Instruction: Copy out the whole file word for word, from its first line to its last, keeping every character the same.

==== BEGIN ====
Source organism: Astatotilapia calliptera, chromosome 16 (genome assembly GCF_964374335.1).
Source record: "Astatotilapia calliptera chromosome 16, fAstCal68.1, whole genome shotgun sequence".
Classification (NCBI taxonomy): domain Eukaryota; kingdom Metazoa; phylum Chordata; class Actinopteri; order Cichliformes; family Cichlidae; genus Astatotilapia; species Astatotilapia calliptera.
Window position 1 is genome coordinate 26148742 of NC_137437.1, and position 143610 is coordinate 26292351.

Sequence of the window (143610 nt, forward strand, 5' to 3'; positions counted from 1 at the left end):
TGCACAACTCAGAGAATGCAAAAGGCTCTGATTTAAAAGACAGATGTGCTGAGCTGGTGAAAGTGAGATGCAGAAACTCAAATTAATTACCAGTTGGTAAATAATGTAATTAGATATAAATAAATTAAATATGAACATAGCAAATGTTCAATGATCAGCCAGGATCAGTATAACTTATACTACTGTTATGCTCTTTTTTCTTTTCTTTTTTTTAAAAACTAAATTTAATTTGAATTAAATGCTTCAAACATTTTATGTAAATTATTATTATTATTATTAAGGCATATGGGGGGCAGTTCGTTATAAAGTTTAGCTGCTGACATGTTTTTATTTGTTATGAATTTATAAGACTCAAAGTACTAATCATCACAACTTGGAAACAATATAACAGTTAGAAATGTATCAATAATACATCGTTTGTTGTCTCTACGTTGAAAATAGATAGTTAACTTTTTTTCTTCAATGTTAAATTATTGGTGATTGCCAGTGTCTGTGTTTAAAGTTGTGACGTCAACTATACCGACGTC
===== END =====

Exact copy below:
Source organism: Astatotilapia calliptera, chromosome 16 (genome assembly GCF_964374335.1).
Source record: "Astatotilapia calliptera chromosome 16, fAstCal68.1, whole genome shotgun sequence".
Classification (NCBI taxonomy): domain Eukaryota; kingdom Metazoa; phylum Chordata; class Actinopteri; order Cichliformes; family Cichlidae; genus Astatotilapia; species Astatotilapia calliptera.
Window position 1 is genome coordinate 26148742 of NC_137437.1, and position 143610 is coordinate 26292351.

Sequence of the window (143610 nt, forward strand, 5' to 3'; positions counted from 1 at the left end):
TGCACAACTCAGAGAATGCAAAAGGCTCTGATTTAAAAGACAGATGTGCTGAGCTGGTGAAAGTGAGATGCAGAAACTCAAATTAATTACCAGTTGGTAAATAATGTAATTAGATATAAATAAATTAAATATGAACATAGCAAATGTTCAATGATCAGCCAGGATCAGTATAACTTATACTACTGTTATGCTCTTTTTTCTTTTCTTTTTTTTAAAAACTAAATTTAATTTGAATTAAATGCTTCAAACATTTTATGTAAATTATTATTATTATTATTAAGGCATATGGGGGGCAGTTCGTTATAAAGTTTAGCTGCTGACATGTTTTTATTTGTTATGAATTTATAAGACTCAAAGTACTAATCATCACAACTTGGAAACAATATAACAGTTAGAAATGTATCAATAATACATCGTTTGTTGTCTCTACGTTGAAAATAGATAGTTAACTTTTTTTCTTCAATGTTAAATTATTGGTGATTGCCAGTGTCTGTGTTTAAAGTTGTGACGTCAACTATACCGACGTC